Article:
Mahsa Amini, 22, was declared brain dead just hours after reports spread that she was beaten and arrested by morality police in Tehran for not complying with the country's mandatory hijab rules in Tehran on Friday.

Amini had traveled from the western Iranian province of Kurdistan to Tehran to meet relatives when she was arrested on Tuesday, reported RadioFreeEurope. According to eyewitnesses, she appeared to have been beaten inside the morality police van while being taken to the detention center. However, the media center of the Tehran Police Department denied eyewitness claims, saying she "suddenly suffered a heart problem."

Amini’s mother on the other hand told the BBC, 'They killed my angel” and added that her daughter was healthy and deviod of any problems. The deceased's brother, Kiarash Amini, told in an interview with Iranwire that he was with Amini when she was abducted after a morality patrol van blocked their way before officers grabbed Mahsa and forced her inside the vehicle.

The young man alleged that the morality police, known as Gasht-e Ershad, told him that they would release Mahsa within an hour after a so-called "re-education class" for "improper hijab", but he heard screaming when he got to the building. Kiarash claimed some of the detained women fled, and confirmed his fears. "Every one of them said somebody inside had been killed," he said.

The interior ministry and Tehran's prosecutor has now launched probes into the incident after a call by President Ebrahim Raisi, state media reported. Soon after Amini's death, women showed their anger on social media by posting other examples of heavy-handed action by morality police against women without hijab.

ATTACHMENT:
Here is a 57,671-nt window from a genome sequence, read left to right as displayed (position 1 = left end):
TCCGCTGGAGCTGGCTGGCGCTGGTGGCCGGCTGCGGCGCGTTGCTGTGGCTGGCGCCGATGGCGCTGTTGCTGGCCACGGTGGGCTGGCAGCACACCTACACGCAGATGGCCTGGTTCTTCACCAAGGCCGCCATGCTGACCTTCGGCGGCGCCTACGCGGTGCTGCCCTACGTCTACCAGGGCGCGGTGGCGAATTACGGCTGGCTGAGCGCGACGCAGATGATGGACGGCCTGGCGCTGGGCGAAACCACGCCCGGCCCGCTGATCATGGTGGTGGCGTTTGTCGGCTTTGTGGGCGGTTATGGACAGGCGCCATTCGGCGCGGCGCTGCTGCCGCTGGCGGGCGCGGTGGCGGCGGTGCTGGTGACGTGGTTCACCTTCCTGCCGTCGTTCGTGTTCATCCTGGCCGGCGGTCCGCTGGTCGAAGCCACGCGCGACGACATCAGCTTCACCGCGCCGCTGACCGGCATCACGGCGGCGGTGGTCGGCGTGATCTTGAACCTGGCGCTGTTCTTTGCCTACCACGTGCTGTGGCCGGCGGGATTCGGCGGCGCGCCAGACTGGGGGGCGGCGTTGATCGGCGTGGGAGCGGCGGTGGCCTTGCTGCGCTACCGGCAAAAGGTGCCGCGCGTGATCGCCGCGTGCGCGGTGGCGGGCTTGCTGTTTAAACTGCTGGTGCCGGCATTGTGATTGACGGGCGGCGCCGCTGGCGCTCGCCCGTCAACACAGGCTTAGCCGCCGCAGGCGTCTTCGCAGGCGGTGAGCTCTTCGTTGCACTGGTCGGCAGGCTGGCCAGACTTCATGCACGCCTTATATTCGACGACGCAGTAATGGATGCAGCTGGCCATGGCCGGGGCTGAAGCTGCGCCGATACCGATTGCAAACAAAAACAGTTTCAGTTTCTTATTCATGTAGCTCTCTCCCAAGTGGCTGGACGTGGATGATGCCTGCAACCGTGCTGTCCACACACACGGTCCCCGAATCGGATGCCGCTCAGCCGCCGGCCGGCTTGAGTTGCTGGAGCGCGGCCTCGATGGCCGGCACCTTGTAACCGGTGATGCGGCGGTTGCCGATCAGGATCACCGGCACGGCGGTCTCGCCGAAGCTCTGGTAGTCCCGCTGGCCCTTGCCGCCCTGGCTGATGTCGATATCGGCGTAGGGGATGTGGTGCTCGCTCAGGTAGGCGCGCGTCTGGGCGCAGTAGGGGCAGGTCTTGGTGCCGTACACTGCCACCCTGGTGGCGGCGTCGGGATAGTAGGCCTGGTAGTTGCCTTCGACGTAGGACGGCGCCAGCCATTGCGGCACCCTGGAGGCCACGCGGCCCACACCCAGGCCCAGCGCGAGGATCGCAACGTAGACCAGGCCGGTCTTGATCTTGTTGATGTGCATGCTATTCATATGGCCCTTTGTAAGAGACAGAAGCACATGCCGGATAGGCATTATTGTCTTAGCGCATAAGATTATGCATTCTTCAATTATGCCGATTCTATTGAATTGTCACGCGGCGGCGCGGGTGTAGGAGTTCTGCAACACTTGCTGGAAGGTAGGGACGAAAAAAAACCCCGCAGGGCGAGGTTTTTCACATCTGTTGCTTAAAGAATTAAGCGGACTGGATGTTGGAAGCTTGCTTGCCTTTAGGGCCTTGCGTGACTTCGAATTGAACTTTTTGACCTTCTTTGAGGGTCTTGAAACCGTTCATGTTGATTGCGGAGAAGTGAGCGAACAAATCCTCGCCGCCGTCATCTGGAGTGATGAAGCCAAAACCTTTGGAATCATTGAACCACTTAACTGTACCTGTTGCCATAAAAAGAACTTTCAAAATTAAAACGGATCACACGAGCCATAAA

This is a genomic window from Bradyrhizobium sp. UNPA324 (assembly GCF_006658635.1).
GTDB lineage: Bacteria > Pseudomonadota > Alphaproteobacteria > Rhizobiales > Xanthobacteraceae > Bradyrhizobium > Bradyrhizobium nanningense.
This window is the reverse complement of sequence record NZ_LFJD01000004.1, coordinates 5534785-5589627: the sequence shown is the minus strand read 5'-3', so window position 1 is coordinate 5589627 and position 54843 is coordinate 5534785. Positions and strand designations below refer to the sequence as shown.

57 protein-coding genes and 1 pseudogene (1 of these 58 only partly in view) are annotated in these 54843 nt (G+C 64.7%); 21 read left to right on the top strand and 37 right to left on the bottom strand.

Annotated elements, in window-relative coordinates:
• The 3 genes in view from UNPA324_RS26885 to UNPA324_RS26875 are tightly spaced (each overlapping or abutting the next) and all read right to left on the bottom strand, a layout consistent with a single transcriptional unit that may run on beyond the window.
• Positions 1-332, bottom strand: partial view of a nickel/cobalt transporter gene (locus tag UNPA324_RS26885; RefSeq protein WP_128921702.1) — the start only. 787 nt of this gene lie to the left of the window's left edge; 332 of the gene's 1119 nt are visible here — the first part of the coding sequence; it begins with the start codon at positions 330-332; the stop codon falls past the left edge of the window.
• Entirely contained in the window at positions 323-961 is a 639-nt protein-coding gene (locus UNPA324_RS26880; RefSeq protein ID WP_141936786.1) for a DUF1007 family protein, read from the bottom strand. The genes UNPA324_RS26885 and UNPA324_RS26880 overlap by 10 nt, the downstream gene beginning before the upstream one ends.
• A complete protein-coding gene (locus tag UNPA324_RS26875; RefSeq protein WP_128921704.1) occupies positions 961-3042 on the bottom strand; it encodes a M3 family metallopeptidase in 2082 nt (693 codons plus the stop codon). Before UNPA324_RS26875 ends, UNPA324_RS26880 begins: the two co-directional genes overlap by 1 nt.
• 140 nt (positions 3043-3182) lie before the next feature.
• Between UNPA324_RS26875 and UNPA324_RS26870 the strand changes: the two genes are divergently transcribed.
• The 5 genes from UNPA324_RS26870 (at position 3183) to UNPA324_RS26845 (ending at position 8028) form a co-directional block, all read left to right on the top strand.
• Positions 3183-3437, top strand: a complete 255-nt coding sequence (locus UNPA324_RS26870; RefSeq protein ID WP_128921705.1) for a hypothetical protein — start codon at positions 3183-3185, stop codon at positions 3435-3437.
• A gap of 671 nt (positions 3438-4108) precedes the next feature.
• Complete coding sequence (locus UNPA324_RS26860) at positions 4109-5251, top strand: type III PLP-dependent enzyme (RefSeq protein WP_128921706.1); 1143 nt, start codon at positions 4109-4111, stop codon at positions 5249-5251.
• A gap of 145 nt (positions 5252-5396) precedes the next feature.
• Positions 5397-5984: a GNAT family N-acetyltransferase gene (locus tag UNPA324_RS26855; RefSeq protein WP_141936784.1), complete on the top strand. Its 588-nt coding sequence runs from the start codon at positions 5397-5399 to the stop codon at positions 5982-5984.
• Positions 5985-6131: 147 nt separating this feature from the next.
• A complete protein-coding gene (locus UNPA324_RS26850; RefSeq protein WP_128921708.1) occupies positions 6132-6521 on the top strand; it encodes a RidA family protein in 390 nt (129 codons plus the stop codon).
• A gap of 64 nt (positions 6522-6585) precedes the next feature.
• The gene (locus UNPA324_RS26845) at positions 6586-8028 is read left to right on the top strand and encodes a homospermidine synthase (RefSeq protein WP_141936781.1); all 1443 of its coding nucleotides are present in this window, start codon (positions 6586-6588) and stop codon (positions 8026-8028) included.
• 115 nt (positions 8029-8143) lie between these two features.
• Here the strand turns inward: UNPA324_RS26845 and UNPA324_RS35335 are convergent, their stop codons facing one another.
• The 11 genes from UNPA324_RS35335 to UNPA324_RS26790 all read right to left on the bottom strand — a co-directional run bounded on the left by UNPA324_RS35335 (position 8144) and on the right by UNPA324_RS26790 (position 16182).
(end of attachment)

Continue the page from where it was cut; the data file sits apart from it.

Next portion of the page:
Looking at the situation, interior minister Ahmad Vahidi said he has asked his deputy to follow the case and find out what had happened. “I ask people who are talking about the incident to wait until everything becomes clear,' he told state TV.

According to multiple reports, Iran's morality police also known as the Guidance Patrols have become increasingly active and violent in Islamic state. The hijab or the head covering worn by Muslim women became compulsory in public for Iranian women and girls over the age of nine years after the Islamic Revolution in 1979.

The front pages of Iranian newspapers featuring articles and photographs of Mahsa Amini A picture taken in Tehran on September 18, 2022 shows the front pages of Iranian newspapers featuring articles and photographs of Mahsa Amini, a woman who died after being arrested by the Islamic republic's "morality police" two days ago. - Amini, 22, was on a visit with her family to the Iranian capital when she was detained on September 13 by the police unit responsible for enforcing Iran's strict dress code for women, including the wearing of the headscarf in public. She was declared dead on September 16 by state television after having spent three days in a coma. Photo by Atta Kenare/AFP via Getty Images